What's next in the self-driving car? Liver spots? Bladder failure?

Comment Re:3 GHz, HDTV, human hands, and Secure Boot (Score 1) 181

CPU speed hasn't improved much since the 3 GHz wall

Clock speeds haven't improved much, but instructions per clock (as well as work per instruction) has increased quite a lot. Compare benchmarks of a 3GHz P4 and a 3GHz turbo-bosted i7 on a single-threaded workload and you'll see a huge difference, and that's ignoring that core counts have been going up.

PC monitor resolutions have flattened out with the economies of scale of 1366x768 and 1920x1080 panels

The 4K display on my desk, which cost about £200, on my desk says otherwise, as does the 15" 2880x1800 panel in my laptop and the 10" 1920x1080 in my oldish tablet (the manufacturer's newer model has a higher resolution).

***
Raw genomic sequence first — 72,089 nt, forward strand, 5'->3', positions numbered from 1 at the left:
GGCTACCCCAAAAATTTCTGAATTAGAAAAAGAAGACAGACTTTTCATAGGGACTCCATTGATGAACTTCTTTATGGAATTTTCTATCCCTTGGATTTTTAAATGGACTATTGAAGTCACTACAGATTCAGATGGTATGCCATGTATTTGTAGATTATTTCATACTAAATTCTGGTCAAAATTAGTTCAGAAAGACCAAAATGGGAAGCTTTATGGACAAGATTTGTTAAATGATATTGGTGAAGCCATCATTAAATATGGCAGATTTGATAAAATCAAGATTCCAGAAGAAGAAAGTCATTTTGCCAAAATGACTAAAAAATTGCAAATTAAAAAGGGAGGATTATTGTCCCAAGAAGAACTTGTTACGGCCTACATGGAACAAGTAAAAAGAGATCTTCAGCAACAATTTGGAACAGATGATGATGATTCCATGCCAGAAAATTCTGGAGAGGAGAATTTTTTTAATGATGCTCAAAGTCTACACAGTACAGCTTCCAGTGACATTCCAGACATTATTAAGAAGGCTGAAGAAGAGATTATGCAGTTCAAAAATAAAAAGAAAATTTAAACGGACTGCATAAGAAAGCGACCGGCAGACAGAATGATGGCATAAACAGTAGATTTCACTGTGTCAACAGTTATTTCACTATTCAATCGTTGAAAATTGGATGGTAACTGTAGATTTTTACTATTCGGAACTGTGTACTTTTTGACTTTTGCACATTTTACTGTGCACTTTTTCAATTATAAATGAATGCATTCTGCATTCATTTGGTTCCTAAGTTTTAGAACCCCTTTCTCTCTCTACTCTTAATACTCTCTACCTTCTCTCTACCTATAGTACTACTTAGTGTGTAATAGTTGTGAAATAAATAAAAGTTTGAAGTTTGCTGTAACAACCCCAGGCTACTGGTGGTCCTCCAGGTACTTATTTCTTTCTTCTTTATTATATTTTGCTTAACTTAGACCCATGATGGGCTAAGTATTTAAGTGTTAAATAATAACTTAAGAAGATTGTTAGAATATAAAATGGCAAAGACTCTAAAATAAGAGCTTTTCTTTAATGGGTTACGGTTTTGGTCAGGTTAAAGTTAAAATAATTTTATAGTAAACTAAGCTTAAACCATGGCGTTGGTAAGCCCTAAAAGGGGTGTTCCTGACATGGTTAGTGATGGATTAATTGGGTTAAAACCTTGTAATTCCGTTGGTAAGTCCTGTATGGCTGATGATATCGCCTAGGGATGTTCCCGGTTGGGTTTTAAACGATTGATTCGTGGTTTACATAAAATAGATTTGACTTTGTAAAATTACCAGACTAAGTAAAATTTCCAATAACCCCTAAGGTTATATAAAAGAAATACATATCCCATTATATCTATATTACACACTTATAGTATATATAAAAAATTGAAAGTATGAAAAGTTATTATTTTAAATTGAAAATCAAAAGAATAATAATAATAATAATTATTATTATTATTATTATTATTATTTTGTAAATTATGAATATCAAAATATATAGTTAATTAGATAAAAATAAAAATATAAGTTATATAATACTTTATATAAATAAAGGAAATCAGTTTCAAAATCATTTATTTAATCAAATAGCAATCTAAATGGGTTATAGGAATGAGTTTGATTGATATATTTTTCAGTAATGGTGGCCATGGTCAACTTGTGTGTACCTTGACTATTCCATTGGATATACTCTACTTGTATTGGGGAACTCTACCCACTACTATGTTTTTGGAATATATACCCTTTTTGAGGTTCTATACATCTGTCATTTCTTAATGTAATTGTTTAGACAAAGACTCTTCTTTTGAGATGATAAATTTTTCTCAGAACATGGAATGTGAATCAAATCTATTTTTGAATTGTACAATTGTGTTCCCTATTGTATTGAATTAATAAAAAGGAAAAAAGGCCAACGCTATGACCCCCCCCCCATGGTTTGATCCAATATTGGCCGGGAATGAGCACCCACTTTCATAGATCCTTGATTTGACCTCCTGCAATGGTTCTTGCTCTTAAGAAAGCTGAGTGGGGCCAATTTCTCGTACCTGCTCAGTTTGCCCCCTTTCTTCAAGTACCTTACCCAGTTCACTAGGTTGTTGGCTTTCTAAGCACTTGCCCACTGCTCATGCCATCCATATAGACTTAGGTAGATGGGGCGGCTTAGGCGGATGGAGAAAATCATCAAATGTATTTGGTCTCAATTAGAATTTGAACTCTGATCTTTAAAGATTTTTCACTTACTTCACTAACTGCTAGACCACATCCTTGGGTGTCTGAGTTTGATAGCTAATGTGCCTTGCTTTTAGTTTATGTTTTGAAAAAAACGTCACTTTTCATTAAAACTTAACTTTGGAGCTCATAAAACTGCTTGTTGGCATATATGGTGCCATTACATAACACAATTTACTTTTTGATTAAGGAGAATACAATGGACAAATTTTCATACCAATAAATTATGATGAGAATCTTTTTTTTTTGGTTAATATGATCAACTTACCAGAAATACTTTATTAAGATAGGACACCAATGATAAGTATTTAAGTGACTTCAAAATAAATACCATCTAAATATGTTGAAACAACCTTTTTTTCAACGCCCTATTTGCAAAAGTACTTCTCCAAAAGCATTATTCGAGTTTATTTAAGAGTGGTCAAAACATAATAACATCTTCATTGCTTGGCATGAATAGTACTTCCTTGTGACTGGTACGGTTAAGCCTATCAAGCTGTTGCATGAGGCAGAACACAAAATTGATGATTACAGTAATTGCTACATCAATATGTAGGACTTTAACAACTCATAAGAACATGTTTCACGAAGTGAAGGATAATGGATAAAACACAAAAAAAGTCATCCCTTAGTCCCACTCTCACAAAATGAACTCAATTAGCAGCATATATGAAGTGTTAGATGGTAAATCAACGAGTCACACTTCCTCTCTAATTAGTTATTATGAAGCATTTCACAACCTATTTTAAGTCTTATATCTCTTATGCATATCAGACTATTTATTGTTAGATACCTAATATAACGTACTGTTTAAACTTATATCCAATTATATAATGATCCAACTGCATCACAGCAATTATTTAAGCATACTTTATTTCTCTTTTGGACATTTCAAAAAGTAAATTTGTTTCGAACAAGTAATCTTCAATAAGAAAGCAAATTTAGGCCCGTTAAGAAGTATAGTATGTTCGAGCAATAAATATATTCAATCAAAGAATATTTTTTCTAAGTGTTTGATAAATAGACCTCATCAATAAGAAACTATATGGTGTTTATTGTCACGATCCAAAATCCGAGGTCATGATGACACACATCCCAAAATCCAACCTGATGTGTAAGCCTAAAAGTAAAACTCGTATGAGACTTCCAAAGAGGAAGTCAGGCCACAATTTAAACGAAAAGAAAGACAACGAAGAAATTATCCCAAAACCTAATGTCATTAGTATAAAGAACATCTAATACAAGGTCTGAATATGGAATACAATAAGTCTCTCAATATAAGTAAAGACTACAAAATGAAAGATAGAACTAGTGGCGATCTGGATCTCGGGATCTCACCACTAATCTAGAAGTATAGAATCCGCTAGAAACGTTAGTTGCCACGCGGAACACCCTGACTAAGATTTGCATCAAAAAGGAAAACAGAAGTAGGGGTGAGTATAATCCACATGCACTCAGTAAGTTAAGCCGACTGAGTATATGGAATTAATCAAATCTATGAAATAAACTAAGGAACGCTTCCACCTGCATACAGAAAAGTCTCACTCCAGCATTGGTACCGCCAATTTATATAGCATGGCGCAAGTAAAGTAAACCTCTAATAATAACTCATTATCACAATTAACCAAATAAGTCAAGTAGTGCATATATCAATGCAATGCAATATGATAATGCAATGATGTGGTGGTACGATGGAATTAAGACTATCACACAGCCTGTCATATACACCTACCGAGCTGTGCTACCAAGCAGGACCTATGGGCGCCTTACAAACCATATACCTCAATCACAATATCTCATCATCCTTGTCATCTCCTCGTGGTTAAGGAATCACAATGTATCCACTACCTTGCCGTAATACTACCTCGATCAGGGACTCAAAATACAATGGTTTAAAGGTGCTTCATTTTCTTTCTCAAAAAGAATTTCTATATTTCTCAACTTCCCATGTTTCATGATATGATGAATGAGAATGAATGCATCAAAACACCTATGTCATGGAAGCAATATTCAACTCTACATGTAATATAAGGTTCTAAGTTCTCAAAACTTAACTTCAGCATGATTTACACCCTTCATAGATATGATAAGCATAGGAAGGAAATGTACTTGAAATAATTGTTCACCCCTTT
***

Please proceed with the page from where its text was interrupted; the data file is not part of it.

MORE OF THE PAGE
And the form factor for a PC with a preinstalled multi-window OS hasn't changed much because adult human hands haven't changed much

My current laptop is about half the thickness and a lot lighter than the one that I bought from the same manufacturer, with the same market segment about 6 years ago.

Comment Re:Problem with the solution? (Score 2) 181